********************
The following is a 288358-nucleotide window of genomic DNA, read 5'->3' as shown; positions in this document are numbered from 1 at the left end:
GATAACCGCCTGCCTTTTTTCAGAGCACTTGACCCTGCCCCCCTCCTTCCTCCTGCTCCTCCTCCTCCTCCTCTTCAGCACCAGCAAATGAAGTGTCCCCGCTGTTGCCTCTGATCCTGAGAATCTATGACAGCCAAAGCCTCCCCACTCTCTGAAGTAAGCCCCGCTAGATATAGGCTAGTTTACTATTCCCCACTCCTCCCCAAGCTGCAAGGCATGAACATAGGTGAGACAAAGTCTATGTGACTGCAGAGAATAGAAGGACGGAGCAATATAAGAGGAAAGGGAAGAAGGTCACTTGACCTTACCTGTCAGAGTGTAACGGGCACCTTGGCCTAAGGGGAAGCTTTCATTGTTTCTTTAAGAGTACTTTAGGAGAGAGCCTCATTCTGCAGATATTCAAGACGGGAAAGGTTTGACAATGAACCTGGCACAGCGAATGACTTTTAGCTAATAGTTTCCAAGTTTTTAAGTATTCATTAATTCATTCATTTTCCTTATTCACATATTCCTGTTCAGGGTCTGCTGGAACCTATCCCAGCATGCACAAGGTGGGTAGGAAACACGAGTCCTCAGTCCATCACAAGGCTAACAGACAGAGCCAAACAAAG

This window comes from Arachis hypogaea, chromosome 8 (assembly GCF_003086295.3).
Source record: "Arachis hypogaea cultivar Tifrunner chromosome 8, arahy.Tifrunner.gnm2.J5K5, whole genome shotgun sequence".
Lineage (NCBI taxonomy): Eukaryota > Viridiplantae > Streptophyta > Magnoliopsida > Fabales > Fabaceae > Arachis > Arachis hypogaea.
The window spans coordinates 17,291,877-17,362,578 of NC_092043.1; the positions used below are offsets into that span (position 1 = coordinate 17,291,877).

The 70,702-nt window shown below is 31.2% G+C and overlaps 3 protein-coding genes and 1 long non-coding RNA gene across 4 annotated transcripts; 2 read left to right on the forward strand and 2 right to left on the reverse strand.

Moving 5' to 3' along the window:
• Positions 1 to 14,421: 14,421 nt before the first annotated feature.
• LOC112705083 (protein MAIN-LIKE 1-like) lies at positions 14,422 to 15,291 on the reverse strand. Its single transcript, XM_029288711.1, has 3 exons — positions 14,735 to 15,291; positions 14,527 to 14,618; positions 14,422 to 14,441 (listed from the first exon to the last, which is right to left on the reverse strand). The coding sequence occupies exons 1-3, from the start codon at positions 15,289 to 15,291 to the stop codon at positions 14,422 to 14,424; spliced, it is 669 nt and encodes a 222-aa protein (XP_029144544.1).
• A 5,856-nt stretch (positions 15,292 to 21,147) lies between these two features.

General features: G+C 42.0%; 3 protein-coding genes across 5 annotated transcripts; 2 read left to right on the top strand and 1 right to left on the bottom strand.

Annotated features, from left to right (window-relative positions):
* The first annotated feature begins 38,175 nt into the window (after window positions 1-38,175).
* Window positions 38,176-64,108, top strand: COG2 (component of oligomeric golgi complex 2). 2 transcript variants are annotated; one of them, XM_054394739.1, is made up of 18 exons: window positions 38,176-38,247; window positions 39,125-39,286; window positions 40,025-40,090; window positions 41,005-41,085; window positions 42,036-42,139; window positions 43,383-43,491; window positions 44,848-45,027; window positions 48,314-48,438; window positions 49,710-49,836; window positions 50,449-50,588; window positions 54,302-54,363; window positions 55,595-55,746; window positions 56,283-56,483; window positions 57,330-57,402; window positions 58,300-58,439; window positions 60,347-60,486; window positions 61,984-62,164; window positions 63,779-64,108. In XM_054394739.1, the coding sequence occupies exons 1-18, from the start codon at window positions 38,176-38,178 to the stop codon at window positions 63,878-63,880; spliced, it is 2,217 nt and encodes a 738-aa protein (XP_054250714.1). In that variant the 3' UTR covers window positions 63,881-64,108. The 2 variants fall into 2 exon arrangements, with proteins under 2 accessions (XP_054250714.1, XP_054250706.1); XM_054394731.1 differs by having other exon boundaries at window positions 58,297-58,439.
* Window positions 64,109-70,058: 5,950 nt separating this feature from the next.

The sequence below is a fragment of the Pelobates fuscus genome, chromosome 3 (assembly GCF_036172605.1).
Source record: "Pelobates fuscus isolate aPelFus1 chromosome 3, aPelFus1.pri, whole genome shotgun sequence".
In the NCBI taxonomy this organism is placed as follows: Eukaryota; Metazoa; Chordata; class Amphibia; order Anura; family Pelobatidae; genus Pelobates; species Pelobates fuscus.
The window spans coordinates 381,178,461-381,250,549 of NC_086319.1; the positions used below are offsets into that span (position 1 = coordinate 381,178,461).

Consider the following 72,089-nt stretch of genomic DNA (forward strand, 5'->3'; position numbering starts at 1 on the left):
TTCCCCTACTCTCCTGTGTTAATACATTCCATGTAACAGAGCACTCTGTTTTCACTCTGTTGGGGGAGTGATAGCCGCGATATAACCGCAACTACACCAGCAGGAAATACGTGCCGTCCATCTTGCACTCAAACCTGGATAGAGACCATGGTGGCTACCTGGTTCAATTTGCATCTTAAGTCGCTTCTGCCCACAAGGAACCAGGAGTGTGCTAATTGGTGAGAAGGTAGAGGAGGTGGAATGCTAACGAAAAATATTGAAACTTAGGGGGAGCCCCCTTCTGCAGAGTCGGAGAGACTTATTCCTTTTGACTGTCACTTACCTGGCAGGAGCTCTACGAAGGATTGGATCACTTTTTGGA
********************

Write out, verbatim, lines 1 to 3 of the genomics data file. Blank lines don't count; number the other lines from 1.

The following is a 288358-nucleotide window of genomic DNA, read 5'->3' as shown; positions in this document are numbered from 1 at the left end:
GATAACCGCCTGCCTTTTTTCAGAGCACTTGACCCTGCCCCCCTCCTTCCTCCTGCTCCTCCTCCTCCTCCTCTTCAGCACCAGCAAATGAAGTGTCCCCGCTGTTGCCTCTGATCCTGAGAATCTATGACAGCCAAAGCCTCCCCACTCTCTGAAGTAAGCCCCGCTAGATATAGGCTAGTTTACTATTCCCCACTCCTCCCCAAGCTGCAAGGCATGAACATAGGTGAGACAAAGTCTATGTGACTGCAGAGAATAGAAGGACGGAGCAATATAAGAGGAAAGGGAAGAAGGTCACTTGACCTTACCTGTCAGAGTGTAACGGGCACCTTGGCCTAAGGGGAAGCTTTCATTGTTTCTTTAAGAGTACTTTAGGAGAGAGCCTCATTCTGCAGATATTCAAGACGGGAAAGGTTTGACAATGAACCTGGCACAGCGAATGACTTTTAGCTAATAGTTTCCAAGTTTTTAAGTATTCATTAATTCATTCATTTTCCTTATTCACATATTCCTGTTCAGGGTCTGCTGGAACCTATCCCAGCATGCACAAGGTGGGTAGGAAACACGAGTCCTCAGTCCATCACAAGGCTAACAGACAGAGCCAAACAAAG

This window comes from Arachis hypogaea, chromosome 8 (assembly GCF_003086295.3).